Drama Queenz, which is about three gay men trying to make it as actors and singers, is just one of several shows aimed at the underserved black gay and lesbian markets online. After the cancellation of television’s marquee gay and lesbian shows over the years—Queer As Folk, The L Word and Noah’s Arc, the only all-black show—Web producers have moved in to fill the gap.

“I didn’t want to wait around for somebody to greenlight my dream,” said Drama Queenz creator, director and writer Dane Joseph, who funds the series out of his pocket. “It’s not a show about being gay or being black. Our show is more about our travails and trying to make it.”


With a small loyal following on YouTube, Drama Queenz starts its second season within the next month. But it is hardly the only black gay show online. Christopher Street, created by Dwight Allen O’Neal, similarly explores black gay men as urban performers. Another new and rising series, Anacostia, about the D.C. neighborhood of the same name, has a prominent gay storyline.

The Lovers and Friends Show, which has a substantial following on YouTube, focuses on a large ensemble of lesbian and bisexual women of color, most of them black. The series tries to be more than a show, aiming “to build an online community in which people can feel free to express themselves and their sexuality,” according to its Web site.


Originally pitched to HBO and Showtime, Kindred garnered some corporate interest, but its trio of producers and actresses decided to take it online after confronting the lack of demand for black shows on television. The show follows three black women—an artist, public servant and executive—as they deal with family, particularly their mothers, relationship problems, body issues, racial identity problems and career obstacles. Kindred, created by SistaPAC productions, premieres next month.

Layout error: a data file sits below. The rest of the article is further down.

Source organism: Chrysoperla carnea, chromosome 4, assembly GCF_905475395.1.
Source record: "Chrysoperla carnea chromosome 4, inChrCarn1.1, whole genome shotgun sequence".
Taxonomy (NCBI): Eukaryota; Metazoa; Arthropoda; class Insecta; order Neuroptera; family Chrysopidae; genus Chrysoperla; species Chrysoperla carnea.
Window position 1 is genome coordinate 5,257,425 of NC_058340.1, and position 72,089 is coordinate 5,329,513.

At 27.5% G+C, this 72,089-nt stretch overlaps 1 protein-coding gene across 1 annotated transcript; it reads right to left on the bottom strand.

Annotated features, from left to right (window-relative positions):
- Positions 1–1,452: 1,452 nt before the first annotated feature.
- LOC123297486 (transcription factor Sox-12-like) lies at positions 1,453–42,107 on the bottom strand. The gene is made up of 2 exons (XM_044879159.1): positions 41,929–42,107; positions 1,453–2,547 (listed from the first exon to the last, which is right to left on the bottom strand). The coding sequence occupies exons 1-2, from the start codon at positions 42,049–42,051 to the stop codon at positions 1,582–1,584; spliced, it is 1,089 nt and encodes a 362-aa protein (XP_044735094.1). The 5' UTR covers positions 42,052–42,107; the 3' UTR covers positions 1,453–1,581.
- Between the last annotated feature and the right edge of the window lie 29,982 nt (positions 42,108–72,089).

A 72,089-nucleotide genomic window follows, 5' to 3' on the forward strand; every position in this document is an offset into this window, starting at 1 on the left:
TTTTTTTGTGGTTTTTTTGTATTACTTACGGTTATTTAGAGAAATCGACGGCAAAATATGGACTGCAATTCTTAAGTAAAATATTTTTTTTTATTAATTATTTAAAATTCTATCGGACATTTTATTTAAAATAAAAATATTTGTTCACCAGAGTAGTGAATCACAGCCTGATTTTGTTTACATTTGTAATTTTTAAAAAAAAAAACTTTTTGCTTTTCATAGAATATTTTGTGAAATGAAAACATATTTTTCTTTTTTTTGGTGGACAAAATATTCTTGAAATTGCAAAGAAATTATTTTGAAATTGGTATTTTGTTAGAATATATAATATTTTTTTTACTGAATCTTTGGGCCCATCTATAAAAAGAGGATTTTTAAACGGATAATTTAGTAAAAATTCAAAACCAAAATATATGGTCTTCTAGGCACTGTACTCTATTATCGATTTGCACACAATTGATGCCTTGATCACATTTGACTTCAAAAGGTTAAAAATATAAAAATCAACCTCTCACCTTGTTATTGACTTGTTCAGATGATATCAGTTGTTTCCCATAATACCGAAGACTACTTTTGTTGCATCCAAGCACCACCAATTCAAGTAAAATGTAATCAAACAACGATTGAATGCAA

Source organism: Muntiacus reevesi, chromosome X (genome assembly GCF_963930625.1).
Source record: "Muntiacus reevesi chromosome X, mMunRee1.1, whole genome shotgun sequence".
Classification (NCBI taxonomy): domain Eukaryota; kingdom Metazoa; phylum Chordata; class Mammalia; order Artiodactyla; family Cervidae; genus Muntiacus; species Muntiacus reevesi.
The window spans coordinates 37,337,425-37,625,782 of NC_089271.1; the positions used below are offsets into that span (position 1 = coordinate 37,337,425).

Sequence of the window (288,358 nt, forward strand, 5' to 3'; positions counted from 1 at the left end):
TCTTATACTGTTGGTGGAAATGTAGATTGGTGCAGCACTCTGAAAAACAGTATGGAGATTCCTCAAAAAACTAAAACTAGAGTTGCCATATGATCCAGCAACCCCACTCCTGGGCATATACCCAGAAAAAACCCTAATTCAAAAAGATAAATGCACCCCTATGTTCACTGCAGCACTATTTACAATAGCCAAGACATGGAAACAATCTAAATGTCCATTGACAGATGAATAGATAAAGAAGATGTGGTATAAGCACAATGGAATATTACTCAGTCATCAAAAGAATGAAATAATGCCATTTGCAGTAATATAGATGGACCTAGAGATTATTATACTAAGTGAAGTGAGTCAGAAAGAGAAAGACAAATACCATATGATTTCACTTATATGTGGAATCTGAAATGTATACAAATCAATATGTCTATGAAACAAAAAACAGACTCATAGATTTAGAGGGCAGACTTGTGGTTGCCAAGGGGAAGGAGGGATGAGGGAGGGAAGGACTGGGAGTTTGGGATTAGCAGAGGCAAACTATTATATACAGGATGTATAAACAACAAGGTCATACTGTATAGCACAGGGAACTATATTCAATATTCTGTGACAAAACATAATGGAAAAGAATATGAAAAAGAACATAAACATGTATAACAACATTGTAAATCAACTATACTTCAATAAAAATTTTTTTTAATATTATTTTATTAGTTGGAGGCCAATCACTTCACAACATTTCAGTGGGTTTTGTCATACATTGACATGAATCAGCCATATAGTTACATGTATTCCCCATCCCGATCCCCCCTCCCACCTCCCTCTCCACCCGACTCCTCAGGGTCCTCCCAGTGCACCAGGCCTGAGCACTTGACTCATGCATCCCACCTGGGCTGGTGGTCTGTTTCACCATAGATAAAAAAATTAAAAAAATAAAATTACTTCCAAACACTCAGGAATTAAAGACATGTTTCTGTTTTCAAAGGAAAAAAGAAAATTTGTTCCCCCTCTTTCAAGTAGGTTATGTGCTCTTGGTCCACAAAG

“After being involved in the industry, each of us over a decade really, we were concerned about what we’ve seen on television,” co-producer and star Ella Turenne said of the need for shows about black women “supporting each other.”


“These are real lives. It’s not The Office. Real life is dealing with the good the bad and the ugly,” said Jessica Hartley, co-producer and star.

While not specifically focused on “black” experiences, Stream, FEARNet’s sci-fi psychological thriller, stars one of the greatest black actresses today, Whoopi Goldberg. Goldberg’s character experiences a confusing psychological event, blurring her ideas of time and space.


New series are popping up every month. Chick debuts this week on Rowdy Orbit, a site dedicated to distributing shows by and about people of color. The show depicts a world where everyday people become superheroes, with a focus on female empowerment. It’s just one of numerous Web shows targeting diverse segments within black and Latino communities that the new site Rowdy Orbit plans to showcase.

In this early stage, the writing and production values are uneven. But when you throw in social-networking possibilities online, the emergence of original Web programming can only be good news for black art and expression.


Aymar Jean Christian studies new media, film and television as a doctoral student in communication at the University of Pennsylvania.